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The MMF-3 is the latest Four Thirds to Micro Four Thirds adapter from Olympus. It's weather sealed, so when used with the 12-60mm zoom and the OM-D EM-5, the entire unit is moisture and dust resistant.

In terms of image quality, the MMF-3 combined with the 12-60mm zoom produces sharp, colorful photographs. And its wide maximum aperture combined with the OM-D's extended ISO performance provided an excellent tandem for existing light photography.

begonia_om-d_12-60.jpg Begonia photographed with the Olympus 12-60mm Four Thirds zoom mounted on an OM-D using the MMF-3 adapter. Photo by Derrick Story

The weakness with this combination is focusing speed. The 12-60mm locks-in much slower than native Micro Four Thirds zooms. Over the course of two days of event shooting, I probably missed a half dozen shots because of focus lag.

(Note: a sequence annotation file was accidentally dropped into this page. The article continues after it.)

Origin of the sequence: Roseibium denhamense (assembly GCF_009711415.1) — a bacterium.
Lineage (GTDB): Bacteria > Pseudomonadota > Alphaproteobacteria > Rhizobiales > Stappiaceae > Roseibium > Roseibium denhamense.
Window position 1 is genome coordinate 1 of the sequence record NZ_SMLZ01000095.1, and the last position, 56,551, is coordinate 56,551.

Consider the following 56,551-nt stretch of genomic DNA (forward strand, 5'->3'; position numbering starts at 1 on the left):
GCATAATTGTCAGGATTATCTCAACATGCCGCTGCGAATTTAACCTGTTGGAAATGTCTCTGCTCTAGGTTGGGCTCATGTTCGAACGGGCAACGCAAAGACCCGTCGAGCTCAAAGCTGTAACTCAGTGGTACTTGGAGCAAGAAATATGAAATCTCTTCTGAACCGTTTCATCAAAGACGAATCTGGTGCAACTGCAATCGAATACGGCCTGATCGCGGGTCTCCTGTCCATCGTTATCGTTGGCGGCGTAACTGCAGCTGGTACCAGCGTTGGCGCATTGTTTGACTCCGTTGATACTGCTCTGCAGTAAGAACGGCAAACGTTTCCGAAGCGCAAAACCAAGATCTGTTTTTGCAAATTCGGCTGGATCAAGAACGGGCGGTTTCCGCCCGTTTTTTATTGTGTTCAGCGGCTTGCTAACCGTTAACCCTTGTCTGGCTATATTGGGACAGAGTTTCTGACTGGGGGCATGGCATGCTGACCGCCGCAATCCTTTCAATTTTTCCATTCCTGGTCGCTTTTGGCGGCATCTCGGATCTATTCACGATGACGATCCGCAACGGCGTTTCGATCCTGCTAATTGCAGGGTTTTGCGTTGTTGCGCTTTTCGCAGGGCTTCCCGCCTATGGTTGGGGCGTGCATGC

For everyday shooting -- landscapes, even portraits -- the focusing speed shouldn't be a problem. But for fast moving subjects and events, it could be frustrating.

Bottom Line

If you have a favorite Four Thirds lens that you'd like to use on the Olympus OM-D or PEN, the weather-sealed MMF-3 adapter will make the connection for you. On the lenses I tested, image quality was excellent across the board.

So if the decrease in auto-focusing speed isn't an issue for you, you can save a bundle of money with the MMF-3. In addition to the 12-60mm zoom, I'm also testing it with the Olympus 9-18mm Four Thirds lens - that's $1,600 of glass that I can mount on the OM-D for only a $165 investment.